One further and I may have to walk through this process several times before the emotions behind a hurt begin to dissipate.

Monday, February 07, 2011

Thoughts from the weekend

Thoughts from the weekend:

It was our privilege to have Dr. Don Lichi with us from Emerge Ministries. 

The seminar on marriage was great!

I heard that the seminar on parenting was also just as beneficial.

Secrets of a great marriage?

- Pray together
- Lay together
- Play together

It's not that complicated, but very, very difficult.

Worship was wonderful again yesterday.

God is ready to do a "new thing" in our church.

One indicator of God moving:  our church family worshipping without much prompting.

To quote Dr. Lichi:  A good marriage comes from, "a persistent effort to create for each other the conditions whereby each might better fulfill God's intended purpose for their life - to become a better person than they could have ever been alone.

I heard great reports about our Upward Basketball camp.

A non-churched family came and brought one of their kids.  They are bringing her back for one of our Wednesday evening ministries.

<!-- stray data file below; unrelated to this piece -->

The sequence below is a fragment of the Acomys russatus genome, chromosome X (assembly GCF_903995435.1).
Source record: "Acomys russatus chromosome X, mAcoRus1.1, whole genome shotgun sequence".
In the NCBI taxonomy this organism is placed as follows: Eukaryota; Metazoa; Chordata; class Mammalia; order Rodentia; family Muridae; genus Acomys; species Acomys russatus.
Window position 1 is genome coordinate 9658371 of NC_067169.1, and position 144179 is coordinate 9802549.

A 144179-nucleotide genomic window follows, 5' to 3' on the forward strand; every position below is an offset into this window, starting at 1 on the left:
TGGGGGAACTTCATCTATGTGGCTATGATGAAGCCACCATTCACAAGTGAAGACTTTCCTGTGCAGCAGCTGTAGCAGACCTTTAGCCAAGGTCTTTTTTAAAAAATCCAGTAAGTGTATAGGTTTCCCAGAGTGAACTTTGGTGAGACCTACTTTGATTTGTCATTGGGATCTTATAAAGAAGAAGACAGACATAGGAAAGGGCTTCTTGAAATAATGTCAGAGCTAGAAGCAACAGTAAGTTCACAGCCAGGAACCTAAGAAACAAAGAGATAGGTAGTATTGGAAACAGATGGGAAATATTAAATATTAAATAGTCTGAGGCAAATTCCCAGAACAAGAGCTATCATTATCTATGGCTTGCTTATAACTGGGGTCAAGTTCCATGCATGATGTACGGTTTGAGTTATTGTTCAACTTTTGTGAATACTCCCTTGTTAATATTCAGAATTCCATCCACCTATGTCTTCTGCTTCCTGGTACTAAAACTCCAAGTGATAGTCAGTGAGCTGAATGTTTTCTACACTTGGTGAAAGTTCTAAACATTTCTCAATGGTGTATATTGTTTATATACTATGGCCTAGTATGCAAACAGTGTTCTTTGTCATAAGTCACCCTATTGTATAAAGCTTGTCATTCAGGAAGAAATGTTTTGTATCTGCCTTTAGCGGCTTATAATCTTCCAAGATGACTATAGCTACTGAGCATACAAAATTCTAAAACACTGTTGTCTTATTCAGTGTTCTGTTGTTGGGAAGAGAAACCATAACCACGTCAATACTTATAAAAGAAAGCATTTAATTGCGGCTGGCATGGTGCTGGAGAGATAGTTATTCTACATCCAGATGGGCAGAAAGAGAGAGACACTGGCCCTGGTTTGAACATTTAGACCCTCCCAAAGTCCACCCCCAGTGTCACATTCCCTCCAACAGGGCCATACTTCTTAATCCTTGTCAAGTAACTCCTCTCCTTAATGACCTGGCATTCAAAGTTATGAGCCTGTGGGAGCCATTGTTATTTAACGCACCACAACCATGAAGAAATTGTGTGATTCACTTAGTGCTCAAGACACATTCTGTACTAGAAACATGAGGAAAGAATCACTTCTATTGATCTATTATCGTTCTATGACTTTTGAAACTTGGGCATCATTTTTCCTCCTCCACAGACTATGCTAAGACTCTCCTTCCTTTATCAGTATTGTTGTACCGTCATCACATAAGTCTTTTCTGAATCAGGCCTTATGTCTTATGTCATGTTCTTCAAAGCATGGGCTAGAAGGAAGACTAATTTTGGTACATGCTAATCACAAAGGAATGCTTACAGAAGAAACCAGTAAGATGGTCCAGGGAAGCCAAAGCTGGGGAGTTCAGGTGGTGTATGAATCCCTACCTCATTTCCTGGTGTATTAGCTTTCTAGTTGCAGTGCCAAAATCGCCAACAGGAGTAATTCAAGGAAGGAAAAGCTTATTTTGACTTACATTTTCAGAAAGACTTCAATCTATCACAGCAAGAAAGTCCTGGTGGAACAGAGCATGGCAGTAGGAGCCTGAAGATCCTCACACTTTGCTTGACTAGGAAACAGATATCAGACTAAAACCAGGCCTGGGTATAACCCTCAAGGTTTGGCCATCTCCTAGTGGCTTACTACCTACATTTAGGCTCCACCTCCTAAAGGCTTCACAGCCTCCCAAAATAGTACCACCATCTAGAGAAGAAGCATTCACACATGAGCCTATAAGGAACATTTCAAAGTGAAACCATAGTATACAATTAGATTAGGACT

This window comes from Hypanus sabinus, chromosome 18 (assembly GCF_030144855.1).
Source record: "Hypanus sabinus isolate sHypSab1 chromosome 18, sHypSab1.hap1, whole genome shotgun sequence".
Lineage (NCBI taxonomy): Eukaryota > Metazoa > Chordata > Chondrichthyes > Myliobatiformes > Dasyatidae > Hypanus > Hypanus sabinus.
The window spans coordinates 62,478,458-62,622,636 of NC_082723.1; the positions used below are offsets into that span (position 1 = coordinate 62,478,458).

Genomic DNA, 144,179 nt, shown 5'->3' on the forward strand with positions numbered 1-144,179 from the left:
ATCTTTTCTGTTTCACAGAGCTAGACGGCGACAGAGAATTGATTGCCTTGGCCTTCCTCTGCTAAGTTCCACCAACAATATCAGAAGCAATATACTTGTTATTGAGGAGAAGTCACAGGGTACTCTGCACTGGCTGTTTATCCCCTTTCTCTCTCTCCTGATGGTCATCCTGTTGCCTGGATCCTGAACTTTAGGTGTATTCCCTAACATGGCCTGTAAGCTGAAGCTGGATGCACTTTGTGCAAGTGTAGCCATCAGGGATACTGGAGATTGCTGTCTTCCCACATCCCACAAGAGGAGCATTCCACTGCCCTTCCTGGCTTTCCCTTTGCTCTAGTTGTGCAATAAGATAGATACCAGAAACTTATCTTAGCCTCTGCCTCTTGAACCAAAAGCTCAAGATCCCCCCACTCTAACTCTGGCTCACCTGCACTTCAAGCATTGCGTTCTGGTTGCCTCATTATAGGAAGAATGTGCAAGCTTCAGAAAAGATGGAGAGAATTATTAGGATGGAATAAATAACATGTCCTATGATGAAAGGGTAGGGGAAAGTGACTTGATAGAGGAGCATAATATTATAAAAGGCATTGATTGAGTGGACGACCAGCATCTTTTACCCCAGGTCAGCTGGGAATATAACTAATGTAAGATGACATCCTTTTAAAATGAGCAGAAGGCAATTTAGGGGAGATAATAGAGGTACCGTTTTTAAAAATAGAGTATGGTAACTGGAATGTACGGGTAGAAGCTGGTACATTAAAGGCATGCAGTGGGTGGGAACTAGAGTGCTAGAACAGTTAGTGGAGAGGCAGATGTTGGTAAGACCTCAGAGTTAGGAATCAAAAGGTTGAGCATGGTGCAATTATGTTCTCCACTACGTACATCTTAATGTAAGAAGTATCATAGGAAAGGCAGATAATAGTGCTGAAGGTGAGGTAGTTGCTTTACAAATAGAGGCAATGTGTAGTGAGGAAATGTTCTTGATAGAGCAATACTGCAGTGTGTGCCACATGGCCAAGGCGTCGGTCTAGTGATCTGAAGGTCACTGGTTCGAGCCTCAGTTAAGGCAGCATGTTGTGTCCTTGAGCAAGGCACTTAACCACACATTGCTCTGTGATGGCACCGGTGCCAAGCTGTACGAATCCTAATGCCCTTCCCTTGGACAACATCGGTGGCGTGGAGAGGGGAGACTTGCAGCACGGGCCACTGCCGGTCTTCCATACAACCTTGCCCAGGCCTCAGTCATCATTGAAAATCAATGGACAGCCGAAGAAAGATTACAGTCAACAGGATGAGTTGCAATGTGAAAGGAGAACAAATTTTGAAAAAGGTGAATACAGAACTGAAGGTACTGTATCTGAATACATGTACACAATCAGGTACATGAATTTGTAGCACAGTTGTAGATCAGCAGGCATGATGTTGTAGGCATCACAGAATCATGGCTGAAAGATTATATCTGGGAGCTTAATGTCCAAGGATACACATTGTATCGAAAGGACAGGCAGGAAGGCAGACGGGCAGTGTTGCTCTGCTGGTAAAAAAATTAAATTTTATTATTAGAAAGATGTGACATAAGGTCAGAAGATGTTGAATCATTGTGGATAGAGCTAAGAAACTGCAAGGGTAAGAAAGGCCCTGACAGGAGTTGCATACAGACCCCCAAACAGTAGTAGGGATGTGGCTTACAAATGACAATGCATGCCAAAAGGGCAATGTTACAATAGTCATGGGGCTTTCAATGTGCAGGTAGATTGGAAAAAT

Lots of visitors yesterday.

Okay, I don't mean to brag here (yes I do) but last Thursday I said that Green Bay was going to beat Pittsburgh in the Super Bowl, 31-24.  What was the score?  31-25.  And who won?  Green Bay.  Maybe I am in the wrong field of work.

Clay Matthews had a great game as did Aaron Rodgers.

I wonder if all of the pressure of his outside activities last year - finally caught up with Ben Roethlishberger. 

Congratulations to Pastor Noah and Phil Feith!

Debbie and I had the Jamrosz and Morgan families over (amongst others) to watch the Super Bowl.  I loved being around their kids.  They are all beautiful and sooooo sweet.  For whatever reason, little Eliana and I became best friends.  Being around them made me miss my granddaughter even more!